For this blog, I decide to make a very chocolate-y brownie: “German Chocolate Saucepan Brownies”. I used to make these a lot when the kids were around to eat them. I wrote on the recipe: “DELICIOUS”. For me to write in all caps is unusual – it’s like shouting – and means these are stupendous brownies!

German Chocolate Saucepan BrowniesI make these just like the recipe.

German Chocolate Brownies

brownies

  • 1/2 cup butter
  • 1 4-ounce bar of German’s Sweet Baking Chocolate
  • 1/2 cup sugar
  • 1 teaspoon vanilla
  • 2 eggs
  • 1 cup flour
  • 1/2 teaspoon baking powder
  • 1/4 teaspoon salt

topping

  • 2 tablespoons butter
  • 1/2 cup brown sugar
  • 2 tablespoons corn syrup
  • 2 tablespoons milk
  • 1 cup coconut
  • 1/2 cup chopped walnuts or pecans

Heat the oven to 350˚ and butter an 8×8-inch baking pan (I use a glass pan).

Melt the butter and chocolate over low heat. Take off the heat and stir in the sugar and vanilla, then add the eggs and mix in well. Mix the flour with the baking powder and salt, then add to the chocolate mixture. Spread into the prepared pan.

Bake at 350˚ for 18-26 minutes, or until a toothpick inserted in center comes out clean. Take out of the oven and turn the oven to high broil (you can leave the oven rack in the middle of the oven).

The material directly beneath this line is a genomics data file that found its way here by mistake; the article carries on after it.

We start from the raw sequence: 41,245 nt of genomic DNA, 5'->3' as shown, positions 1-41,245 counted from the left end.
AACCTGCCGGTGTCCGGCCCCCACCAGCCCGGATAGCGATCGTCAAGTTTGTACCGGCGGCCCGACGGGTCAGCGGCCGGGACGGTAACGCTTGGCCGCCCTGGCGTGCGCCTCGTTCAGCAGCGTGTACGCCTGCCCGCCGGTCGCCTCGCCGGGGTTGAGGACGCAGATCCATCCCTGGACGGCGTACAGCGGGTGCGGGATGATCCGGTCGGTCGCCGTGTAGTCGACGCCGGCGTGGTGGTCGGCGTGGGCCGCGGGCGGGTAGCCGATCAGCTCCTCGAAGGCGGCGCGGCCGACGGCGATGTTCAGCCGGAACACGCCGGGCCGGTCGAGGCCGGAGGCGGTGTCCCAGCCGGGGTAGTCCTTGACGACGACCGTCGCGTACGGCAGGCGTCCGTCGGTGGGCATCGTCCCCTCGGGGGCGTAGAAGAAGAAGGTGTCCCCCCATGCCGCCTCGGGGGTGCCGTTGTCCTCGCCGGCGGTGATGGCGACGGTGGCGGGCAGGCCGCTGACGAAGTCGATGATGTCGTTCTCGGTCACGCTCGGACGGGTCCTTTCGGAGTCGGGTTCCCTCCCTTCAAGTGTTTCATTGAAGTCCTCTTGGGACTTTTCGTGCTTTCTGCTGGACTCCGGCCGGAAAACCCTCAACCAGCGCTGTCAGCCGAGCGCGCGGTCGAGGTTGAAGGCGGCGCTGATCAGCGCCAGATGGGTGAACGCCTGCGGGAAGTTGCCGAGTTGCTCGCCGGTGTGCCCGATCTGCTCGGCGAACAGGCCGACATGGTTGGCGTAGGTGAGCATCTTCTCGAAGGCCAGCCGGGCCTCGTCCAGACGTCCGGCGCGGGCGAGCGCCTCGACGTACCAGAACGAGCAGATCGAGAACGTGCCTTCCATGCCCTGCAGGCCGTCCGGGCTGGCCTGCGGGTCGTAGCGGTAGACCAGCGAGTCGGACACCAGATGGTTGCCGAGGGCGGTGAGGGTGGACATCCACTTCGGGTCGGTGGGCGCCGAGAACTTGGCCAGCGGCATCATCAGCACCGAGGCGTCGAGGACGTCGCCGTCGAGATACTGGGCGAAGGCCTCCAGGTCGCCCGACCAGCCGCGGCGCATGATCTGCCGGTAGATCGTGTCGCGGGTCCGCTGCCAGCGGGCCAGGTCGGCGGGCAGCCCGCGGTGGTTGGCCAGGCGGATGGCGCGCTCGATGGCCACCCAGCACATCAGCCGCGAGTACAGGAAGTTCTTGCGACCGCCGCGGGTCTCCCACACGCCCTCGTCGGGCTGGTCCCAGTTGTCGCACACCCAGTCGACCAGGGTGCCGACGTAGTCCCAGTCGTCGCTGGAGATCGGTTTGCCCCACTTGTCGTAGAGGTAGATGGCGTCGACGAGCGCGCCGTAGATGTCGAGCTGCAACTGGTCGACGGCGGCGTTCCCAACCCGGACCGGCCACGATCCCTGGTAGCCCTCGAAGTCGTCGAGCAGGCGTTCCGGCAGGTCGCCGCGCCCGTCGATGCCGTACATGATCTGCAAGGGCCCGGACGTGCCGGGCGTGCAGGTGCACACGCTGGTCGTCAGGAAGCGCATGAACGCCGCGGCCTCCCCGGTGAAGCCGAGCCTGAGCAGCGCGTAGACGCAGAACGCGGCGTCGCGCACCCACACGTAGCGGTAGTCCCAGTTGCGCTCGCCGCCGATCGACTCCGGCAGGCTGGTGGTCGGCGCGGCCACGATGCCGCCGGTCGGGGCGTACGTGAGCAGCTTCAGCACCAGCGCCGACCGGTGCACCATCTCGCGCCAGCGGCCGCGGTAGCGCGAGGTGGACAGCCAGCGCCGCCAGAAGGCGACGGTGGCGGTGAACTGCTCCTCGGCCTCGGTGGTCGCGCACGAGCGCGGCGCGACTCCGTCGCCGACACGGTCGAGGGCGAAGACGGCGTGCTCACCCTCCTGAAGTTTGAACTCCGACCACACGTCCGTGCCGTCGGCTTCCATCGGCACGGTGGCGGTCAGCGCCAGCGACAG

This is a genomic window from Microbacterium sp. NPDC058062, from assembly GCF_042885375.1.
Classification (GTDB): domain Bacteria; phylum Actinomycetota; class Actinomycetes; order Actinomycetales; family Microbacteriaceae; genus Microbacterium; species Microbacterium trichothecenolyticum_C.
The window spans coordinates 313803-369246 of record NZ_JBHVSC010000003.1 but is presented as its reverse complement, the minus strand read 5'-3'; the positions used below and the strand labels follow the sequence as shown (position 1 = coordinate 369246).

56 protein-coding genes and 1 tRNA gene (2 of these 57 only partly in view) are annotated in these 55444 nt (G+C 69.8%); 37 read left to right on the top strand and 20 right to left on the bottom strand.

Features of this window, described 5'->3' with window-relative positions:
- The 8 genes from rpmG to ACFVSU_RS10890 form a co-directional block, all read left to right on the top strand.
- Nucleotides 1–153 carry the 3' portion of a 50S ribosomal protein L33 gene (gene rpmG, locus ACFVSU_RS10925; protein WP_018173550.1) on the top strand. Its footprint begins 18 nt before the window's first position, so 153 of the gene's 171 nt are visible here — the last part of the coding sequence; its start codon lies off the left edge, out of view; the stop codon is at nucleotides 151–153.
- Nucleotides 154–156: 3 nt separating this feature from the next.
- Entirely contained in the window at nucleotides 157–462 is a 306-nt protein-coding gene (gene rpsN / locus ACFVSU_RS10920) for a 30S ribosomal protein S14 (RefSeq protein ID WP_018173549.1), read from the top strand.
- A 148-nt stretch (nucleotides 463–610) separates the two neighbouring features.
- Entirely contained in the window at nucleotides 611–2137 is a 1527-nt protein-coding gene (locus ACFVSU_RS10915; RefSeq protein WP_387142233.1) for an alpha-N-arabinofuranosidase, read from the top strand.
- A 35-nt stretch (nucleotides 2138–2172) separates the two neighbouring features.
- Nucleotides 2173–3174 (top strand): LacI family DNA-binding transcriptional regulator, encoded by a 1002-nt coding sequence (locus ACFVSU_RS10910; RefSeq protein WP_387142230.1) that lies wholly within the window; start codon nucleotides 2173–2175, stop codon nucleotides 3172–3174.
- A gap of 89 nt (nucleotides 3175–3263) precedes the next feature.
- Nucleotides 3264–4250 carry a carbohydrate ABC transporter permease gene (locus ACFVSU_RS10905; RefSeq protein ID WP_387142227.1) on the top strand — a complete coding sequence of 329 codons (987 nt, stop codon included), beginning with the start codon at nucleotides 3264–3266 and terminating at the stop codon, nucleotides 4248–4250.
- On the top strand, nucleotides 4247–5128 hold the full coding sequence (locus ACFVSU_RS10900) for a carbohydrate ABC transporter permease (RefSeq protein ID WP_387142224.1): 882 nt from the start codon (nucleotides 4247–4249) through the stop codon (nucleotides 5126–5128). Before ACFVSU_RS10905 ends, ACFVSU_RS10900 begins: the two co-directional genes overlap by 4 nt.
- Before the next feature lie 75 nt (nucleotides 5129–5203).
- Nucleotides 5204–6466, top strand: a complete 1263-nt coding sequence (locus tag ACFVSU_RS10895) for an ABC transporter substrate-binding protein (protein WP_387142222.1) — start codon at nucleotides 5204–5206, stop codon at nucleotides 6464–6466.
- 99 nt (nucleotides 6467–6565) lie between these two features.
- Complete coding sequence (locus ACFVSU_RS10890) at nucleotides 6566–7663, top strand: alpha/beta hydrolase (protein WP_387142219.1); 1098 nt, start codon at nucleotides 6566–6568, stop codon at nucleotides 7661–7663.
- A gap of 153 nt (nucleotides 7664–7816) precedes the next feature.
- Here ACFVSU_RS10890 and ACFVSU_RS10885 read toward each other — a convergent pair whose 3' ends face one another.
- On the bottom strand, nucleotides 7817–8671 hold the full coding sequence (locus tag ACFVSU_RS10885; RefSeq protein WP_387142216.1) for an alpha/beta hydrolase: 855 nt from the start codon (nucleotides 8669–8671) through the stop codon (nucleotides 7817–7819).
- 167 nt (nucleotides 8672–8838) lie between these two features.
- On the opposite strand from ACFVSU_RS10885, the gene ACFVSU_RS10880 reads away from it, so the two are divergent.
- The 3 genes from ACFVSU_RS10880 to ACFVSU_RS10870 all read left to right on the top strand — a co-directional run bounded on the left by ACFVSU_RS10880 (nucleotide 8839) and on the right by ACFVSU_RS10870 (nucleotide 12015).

While the brownies bake, prepare the topping. Mix the butter, brown sugar, corn syrup and milk, blending well. Then, add the coconut and pecans.

Use a small spoon to drop dollops of the topping on the brownies until the brownies are just about covered evenly. Gently spread the topping until the brownies are covered.

Place the brownies under the broiler. Broil for about a minute: WATCH CAREFULLY! The topping can brown pretty quickly, so don’t leave the area!

Remove the brownies from the oven and cool. It’s best if they are completely cool before you cut them.

German Chocolate BrowniesDELICIOUS!

250 Cookbooks: Cookies, Brownies and Bars

Cookbook #95: Cookies, Brownies and Bars, Classic Cookbooks, The Pillsbury Company, Minneapolis, MN, 1991.

Cookies, Brownies and BarsI have covered several Pillsbury Bake-Off cookbooks in this blog, and three Pillsbury cookbooks that are not Bake-Off associated: Simply From Scratch Recipes (1977), Healthy Home-Style Cooking (1989), and Cookies, Bars and Brownies (1994). I recall a time when these small cookbooks became available monthly, either at the supermarket’s check-out stand or by subscription. I did a little web research and found this to be true: